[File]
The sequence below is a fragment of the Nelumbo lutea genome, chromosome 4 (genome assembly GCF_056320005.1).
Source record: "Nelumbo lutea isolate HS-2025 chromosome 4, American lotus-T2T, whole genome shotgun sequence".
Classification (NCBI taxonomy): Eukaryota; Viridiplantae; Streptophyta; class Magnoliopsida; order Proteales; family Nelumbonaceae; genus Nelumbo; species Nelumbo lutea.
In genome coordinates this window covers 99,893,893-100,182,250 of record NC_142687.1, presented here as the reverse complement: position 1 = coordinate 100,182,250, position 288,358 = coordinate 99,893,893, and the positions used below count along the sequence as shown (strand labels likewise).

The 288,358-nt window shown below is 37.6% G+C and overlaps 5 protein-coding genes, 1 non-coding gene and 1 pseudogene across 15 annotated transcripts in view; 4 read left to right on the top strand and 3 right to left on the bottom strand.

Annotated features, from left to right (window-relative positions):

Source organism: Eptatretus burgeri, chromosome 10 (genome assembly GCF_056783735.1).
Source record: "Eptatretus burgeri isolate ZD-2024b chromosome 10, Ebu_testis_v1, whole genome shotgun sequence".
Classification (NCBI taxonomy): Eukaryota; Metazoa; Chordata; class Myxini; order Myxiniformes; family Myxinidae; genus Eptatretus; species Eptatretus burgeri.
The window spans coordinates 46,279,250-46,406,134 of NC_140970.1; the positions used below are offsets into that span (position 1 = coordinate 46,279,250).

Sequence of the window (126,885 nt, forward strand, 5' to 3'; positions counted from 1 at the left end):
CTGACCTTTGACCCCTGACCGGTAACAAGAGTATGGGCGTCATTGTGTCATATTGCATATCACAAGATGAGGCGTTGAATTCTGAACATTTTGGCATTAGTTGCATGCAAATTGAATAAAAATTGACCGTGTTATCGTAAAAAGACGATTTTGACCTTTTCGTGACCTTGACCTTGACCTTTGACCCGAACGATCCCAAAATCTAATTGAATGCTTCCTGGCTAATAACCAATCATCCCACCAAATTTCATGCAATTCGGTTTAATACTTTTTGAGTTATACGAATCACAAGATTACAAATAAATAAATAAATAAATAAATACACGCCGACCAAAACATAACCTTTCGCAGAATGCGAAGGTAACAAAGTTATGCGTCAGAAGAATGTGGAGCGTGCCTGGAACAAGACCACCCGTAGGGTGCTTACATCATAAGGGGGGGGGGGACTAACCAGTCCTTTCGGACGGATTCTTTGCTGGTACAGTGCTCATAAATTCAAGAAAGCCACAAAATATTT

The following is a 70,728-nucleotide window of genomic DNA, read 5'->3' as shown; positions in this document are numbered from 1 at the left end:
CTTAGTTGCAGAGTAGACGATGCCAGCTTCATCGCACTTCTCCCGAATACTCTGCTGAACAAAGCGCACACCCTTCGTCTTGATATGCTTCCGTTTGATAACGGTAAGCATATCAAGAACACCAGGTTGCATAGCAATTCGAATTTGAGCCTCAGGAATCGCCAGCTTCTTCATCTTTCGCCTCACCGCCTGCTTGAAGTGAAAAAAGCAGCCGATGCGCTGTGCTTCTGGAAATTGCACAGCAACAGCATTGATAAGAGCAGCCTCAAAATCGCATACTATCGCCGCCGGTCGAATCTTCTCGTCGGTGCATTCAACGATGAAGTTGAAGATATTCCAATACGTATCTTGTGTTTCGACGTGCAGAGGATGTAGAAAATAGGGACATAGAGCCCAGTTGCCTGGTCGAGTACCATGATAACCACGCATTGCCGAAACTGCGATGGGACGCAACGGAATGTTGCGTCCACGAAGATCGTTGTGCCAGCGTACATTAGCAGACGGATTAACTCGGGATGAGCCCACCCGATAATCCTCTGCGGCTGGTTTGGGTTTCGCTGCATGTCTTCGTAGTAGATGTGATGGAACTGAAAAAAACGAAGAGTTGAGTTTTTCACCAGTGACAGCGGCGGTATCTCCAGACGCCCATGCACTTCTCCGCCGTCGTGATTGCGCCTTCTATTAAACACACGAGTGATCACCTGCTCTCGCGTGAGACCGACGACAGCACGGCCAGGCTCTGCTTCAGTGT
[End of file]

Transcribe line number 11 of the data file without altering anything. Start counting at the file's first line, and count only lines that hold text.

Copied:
Sequence of the window (126,885 nt, forward strand, 5' to 3'; positions counted from 1 at the left end):